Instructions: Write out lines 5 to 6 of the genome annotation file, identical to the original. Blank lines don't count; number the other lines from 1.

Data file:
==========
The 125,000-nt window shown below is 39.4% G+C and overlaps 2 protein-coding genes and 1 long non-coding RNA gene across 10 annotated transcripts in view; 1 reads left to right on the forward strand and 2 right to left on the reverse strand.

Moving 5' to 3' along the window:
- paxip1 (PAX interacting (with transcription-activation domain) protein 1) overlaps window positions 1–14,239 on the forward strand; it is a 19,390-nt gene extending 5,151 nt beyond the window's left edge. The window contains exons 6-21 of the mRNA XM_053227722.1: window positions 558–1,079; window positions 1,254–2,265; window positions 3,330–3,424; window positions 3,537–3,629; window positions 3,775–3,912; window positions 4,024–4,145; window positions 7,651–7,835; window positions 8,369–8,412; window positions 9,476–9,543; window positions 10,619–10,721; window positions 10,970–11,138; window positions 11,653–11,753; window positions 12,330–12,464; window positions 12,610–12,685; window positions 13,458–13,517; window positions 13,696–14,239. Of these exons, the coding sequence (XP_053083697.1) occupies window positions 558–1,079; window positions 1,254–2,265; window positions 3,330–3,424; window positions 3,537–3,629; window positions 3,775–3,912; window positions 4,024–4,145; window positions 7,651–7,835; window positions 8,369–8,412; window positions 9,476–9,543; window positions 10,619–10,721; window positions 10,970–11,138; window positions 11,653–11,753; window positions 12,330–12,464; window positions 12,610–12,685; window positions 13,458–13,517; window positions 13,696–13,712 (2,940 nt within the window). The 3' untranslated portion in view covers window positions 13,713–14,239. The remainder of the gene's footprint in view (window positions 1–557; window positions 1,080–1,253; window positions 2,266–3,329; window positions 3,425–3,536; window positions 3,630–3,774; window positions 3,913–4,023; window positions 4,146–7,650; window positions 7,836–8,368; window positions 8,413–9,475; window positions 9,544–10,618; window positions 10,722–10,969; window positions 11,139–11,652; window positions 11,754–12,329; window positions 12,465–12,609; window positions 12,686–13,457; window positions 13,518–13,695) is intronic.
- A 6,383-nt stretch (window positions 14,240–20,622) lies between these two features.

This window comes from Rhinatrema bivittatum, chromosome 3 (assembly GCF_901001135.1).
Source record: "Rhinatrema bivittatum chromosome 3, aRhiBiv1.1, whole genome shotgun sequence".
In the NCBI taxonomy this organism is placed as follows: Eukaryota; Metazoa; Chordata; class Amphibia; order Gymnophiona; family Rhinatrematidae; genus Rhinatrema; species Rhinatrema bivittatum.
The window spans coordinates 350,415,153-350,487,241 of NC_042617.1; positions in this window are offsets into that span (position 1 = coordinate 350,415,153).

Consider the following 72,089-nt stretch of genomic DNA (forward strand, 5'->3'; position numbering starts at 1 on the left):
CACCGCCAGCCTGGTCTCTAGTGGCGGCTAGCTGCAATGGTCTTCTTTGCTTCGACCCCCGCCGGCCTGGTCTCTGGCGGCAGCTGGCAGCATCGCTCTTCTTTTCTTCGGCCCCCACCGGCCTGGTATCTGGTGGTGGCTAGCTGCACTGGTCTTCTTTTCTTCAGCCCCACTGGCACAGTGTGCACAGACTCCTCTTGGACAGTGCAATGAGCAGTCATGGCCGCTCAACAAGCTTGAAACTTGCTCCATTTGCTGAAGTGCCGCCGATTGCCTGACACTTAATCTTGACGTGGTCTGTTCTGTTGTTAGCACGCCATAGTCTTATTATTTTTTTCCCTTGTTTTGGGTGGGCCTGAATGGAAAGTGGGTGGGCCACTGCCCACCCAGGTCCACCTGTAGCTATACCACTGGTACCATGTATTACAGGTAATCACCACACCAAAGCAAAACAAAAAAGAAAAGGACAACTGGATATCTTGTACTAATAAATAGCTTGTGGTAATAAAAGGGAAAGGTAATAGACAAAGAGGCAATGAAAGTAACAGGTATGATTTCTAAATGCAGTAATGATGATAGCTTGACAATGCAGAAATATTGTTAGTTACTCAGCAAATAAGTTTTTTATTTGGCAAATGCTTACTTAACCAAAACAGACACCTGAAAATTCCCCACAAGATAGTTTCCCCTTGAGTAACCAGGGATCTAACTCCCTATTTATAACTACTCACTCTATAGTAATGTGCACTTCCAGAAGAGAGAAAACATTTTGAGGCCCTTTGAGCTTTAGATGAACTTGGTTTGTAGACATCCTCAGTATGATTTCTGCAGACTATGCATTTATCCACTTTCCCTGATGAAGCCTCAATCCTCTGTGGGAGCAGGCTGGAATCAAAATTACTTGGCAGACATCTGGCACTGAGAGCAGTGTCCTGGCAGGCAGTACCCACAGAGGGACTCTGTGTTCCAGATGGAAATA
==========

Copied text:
This window comes from Rhinatrema bivittatum, chromosome 3 (assembly GCF_901001135.1).
Source record: "Rhinatrema bivittatum chromosome 3, aRhiBiv1.1, whole genome shotgun sequence".